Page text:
Title: We Are All the Same in the Dark
Author: Julia Heaberlin
Genre: Psychological Thriller
Publisher: Ballantine Books (Random House Publishing Group)
Source: ARC via NetGalley
Length: 352 p.
Publishing Date: 11 August 2020
When Wyatt finds a little girl spread out in a field, surrounded by a circle of dandelions, he can feel it in his bones that this is a bad omen. Dead or alive, she’s a “bad, bad mystery.” Tiny and mute, Wyatt calls the girl Angel and takes her with him back to his house where he’s sure his sister will know what to do. If only his sister were alive. Trumanell has been (presumed) dead, body still missing, for a decade.
The girl makes a sound then, her mouth opening like a hole in the ground. A passing eighteen-wheeler takes her scream with it. And I see what she’s hiding.Julia Heaberlin, We are all the same in the dark
In this small Texas town, nothing goes unnoticed, so when the lead suspect of his sister and father’s murders (disappearances?) is seen driving through with a little girl in his truck, Odette is glad she’s the cop that intercepts the call. Odette might be the youngest on the force, but she’s the daughter of the man who died trying to solve Trumanell’s case, and maybe the only one who isn’t convinced Wyatt had anything to do with the murder. This sparks a catalyst of events that Odette is sure will lead her to be able to solve the case. All consuming, Odette risks everything to protect this little girl — this little mute Angel — Wyatt found and finally solve Tru’s case. Some wounds are too deep to ever heal for Odette, but the least she can give herself, her town, her father’s ghost, is an answer. Closure after a decade’s worth of waiting.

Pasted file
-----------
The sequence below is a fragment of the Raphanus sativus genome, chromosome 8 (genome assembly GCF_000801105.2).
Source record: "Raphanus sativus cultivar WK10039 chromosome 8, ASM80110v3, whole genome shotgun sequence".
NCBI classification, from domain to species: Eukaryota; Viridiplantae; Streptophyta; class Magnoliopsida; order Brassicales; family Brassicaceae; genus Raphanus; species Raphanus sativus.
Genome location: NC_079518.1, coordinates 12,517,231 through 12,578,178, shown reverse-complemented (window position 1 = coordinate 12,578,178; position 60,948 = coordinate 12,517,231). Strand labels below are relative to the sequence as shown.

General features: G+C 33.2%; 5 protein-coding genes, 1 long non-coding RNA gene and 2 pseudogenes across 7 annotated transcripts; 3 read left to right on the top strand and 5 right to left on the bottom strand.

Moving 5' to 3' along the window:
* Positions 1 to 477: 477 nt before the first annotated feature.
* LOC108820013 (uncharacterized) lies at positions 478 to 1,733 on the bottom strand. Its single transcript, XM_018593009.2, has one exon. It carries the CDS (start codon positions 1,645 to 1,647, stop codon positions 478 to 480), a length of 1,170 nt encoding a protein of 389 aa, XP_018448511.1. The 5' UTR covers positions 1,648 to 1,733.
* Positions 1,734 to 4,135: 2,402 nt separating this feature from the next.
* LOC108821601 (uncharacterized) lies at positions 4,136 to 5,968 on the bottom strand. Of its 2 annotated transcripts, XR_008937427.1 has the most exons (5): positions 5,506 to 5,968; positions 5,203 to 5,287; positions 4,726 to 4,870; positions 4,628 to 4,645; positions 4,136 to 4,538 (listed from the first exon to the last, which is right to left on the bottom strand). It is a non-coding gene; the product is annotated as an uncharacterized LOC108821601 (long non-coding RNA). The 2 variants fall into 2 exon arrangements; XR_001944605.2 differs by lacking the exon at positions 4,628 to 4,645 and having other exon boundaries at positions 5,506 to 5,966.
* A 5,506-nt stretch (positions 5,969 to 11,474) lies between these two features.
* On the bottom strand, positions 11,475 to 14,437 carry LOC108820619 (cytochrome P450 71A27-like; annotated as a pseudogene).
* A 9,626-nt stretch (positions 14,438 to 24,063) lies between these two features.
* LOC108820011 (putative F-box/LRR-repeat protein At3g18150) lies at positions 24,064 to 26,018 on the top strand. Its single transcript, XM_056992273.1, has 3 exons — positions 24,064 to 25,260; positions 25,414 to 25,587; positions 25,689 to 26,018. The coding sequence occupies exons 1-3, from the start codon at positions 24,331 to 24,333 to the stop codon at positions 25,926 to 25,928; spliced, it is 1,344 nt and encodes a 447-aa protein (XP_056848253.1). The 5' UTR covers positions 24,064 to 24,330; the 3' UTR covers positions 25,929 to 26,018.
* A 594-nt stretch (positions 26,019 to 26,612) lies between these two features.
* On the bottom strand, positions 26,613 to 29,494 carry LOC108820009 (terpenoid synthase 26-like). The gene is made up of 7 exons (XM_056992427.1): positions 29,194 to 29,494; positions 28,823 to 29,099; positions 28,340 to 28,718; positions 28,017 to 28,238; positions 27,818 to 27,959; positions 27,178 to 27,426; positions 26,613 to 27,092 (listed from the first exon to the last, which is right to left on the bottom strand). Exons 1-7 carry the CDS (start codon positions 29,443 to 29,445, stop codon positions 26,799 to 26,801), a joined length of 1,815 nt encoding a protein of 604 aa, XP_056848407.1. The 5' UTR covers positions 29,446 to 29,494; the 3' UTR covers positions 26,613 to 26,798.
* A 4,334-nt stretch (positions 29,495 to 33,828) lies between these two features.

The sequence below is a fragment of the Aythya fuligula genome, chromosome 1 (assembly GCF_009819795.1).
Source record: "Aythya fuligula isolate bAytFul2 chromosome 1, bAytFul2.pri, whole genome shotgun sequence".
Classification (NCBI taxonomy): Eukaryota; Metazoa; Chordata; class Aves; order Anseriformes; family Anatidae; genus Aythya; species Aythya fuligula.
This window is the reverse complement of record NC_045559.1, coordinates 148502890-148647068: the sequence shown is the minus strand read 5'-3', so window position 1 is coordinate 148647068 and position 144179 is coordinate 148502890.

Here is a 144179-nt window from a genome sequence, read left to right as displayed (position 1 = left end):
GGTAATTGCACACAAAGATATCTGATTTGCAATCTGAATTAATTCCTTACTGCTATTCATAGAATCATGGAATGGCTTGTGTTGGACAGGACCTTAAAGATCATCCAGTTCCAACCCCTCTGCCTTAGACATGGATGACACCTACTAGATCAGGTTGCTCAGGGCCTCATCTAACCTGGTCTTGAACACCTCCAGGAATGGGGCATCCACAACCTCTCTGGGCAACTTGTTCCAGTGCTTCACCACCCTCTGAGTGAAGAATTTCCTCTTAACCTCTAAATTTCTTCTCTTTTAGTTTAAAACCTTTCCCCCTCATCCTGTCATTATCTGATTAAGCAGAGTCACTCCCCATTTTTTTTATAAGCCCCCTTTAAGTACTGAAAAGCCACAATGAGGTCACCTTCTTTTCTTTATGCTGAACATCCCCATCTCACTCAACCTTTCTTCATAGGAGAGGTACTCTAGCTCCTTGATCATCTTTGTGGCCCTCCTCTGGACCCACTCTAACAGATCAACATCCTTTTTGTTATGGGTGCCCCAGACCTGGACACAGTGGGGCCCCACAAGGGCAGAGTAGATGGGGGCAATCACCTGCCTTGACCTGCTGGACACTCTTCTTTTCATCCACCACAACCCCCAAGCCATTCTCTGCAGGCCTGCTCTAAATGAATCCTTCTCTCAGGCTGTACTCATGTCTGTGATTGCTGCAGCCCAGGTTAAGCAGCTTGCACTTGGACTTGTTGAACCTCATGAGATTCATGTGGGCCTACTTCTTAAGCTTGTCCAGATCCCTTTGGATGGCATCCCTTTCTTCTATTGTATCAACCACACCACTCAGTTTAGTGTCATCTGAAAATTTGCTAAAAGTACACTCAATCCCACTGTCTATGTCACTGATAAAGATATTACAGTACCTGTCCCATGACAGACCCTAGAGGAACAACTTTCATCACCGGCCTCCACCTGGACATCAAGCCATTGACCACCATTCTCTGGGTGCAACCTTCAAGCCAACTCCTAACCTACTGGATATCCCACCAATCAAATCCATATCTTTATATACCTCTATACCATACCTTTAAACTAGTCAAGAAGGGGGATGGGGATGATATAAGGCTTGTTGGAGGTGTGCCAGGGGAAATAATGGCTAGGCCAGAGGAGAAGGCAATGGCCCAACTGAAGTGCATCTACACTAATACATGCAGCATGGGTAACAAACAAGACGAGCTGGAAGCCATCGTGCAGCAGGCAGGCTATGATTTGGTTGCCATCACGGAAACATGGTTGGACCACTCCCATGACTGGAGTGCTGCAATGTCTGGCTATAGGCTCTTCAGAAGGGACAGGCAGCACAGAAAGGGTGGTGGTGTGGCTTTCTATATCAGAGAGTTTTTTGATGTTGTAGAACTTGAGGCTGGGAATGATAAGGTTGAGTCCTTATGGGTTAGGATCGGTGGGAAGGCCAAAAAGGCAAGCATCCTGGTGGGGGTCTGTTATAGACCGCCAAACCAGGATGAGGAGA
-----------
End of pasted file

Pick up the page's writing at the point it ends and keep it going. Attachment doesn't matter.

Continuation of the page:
I heard no screams, no gunshots. The air was fat and ugly–either the prelude to something terrible or the afterlude of it.Julia Heaberlin, We are all the same in the dark
The thing is, We Are All the Same in the Dark ended up consuming me as much as the case consumed Odette. The style of Heaberlin’s writing is reminiscent of Tana French and Gillian Flynn, in that you know the character — not some distant observer, not the author — is telling you the story. There’s a depth to Heaberlin’s writing that I haven’t been able to find in a lot of American thrillers. There are so many twists and turns to this story I genuinely didn’t see coming, but in the aftermath of I could see all of the pieces I missed. A beautiful, broken puzzle, Trumanell’s case became as important to me as it was to Odette.